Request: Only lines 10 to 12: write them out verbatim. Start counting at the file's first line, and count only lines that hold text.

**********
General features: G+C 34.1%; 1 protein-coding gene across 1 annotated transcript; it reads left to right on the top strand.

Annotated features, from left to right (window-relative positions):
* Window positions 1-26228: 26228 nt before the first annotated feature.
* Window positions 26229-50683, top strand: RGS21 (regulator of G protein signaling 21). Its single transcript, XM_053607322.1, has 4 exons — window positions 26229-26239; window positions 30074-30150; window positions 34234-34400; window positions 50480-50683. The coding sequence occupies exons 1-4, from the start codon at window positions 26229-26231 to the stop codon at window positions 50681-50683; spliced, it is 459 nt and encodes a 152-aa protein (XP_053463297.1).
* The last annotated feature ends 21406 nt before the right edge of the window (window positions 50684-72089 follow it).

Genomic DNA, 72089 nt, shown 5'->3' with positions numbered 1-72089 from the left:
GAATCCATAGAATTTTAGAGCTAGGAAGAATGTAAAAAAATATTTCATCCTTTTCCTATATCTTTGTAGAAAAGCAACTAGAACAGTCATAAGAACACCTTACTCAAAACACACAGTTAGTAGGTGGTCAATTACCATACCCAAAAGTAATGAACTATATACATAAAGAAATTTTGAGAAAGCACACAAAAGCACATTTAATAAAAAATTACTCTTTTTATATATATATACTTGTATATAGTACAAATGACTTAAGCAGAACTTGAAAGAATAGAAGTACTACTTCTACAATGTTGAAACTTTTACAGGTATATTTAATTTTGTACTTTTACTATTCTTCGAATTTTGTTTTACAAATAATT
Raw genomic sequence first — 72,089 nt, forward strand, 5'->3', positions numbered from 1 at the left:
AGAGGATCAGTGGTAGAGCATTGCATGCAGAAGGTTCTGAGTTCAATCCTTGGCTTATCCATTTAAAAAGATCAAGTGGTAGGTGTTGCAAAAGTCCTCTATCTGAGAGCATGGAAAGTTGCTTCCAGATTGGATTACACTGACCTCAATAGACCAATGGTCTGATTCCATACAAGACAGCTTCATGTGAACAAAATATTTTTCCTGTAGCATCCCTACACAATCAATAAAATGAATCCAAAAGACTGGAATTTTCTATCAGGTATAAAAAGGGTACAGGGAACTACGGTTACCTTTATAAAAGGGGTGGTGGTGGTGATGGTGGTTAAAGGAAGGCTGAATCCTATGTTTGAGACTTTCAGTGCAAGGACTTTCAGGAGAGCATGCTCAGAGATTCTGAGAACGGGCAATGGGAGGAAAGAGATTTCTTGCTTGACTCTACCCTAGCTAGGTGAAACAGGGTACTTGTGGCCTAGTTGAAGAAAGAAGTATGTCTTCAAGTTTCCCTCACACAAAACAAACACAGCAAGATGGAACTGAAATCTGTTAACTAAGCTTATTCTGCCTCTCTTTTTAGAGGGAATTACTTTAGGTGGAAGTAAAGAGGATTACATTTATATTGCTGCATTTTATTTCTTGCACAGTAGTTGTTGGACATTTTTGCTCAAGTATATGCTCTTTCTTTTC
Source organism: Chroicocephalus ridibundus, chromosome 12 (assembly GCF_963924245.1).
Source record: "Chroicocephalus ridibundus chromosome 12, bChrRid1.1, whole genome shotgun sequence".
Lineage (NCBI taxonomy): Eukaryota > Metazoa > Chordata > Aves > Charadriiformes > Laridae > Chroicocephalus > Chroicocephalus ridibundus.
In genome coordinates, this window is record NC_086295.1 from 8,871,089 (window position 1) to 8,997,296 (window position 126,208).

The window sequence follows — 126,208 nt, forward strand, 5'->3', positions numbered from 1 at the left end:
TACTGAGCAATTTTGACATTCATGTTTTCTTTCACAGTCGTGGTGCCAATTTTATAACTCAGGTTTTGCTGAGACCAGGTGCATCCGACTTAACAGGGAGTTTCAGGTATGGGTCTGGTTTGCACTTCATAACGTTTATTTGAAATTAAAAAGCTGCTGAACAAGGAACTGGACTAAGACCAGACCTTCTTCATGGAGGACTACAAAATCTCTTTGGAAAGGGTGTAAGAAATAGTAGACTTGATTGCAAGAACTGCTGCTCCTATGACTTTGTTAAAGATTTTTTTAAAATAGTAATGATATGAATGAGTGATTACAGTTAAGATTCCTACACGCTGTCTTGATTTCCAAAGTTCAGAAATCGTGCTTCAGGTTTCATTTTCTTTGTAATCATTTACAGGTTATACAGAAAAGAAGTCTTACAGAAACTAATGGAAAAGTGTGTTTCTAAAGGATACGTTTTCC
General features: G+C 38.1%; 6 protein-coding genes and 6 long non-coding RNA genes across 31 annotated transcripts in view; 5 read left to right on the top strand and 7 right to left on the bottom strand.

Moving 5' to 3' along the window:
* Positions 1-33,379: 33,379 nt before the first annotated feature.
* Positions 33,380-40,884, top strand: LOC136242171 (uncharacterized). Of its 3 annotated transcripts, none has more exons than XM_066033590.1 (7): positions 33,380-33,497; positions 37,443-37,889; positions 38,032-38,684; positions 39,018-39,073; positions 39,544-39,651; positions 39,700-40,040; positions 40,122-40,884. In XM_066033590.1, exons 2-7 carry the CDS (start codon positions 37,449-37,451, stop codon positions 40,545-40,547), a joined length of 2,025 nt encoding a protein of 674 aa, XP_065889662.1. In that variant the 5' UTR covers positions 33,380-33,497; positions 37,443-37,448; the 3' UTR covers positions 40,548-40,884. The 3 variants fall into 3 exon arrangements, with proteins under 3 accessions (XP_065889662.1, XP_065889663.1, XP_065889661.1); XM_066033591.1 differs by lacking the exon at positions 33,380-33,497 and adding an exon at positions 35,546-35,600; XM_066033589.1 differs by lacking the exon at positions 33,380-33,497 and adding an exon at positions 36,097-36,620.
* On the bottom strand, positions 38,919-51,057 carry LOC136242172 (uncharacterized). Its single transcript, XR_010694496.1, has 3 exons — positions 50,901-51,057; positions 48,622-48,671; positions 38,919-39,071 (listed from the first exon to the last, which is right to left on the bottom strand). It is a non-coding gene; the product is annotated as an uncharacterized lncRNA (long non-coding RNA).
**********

Source organism: Chroicocephalus ridibundus, chromosome 12 (assembly GCF_963924245.1).
Source record: "Chroicocephalus ridibundus chromosome 12, bChrRid1.1, whole genome shotgun sequence".
Lineage (NCBI taxonomy): Eukaryota > Metazoa > Chordata > Aves > Charadriiformes > Laridae > Chroicocephalus > Chroicocephalus ridibundus.